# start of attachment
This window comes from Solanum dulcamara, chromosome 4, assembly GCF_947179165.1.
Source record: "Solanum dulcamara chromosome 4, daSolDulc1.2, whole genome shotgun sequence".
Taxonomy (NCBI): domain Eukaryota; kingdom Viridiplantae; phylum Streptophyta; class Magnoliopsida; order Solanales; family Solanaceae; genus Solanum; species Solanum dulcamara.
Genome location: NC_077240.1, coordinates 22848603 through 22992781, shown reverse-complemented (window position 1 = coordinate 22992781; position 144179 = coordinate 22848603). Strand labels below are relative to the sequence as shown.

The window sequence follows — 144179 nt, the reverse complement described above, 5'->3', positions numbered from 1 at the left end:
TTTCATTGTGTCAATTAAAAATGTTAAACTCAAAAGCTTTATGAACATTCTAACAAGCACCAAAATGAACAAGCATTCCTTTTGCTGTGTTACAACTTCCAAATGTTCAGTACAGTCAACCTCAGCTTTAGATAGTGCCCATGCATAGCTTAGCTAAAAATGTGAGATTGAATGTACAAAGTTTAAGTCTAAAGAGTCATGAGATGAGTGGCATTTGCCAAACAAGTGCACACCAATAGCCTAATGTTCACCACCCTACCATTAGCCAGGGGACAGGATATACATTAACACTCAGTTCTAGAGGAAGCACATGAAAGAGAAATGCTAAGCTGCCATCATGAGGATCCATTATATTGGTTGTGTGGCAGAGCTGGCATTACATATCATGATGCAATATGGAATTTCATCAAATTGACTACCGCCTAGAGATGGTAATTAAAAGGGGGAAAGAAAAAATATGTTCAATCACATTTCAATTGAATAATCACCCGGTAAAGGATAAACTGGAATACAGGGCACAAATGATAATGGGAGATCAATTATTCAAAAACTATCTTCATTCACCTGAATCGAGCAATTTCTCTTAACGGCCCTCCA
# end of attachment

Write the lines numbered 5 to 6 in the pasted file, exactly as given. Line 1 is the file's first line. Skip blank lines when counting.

The window sequence follows — 144179 nt, the reverse complement described above, 5'->3', positions numbered from 1 at the left end:
TTTCATTGTGTCAATTAAAAATGTTAAACTCAAAAGCTTTATGAACATTCTAACAAGCACCAAAATGAACAAGCATTCCTTTTGCTGTGTTACAACTTCCAAATGTTCAGTACAGTCAACCTCAGCTTTAGATAGTGCCCATGCATAGCTTAGCTAAAAATGTGAGATTGAATGTACAAAGTTTAAGTCTAAAGAGTCATGAGATGAGTGGCATTTGCCAAACAAGTGCACACCAATAGCCTAATGTTCACCACCCTACCATTAGCCAGGGGACAGGATATACATTAACACTCAGTTCTAGAGGAAGCACATGAAAGAGAAATGCTAAGCTGCCATCATGAGGATCCATTATATTGGTTGTGTGGCAGAGCTGGCATTACATATCATGATGCAATATGGAATTTCATCAAATTGACTACCGCCTAGAGATGGTAATTAAAAGGGGGAAAGAAAAAATATGTTCAATCACATTTCAATTGAATAATCACCCGGTAAAGGATAAACTGGAATACAGGGCACAAATGATAATGGGAGATCAATTATTCAAAAACTATCTTCATTCACCTGAATCGAGCAATTTCTCTTAACGGCCCTCCA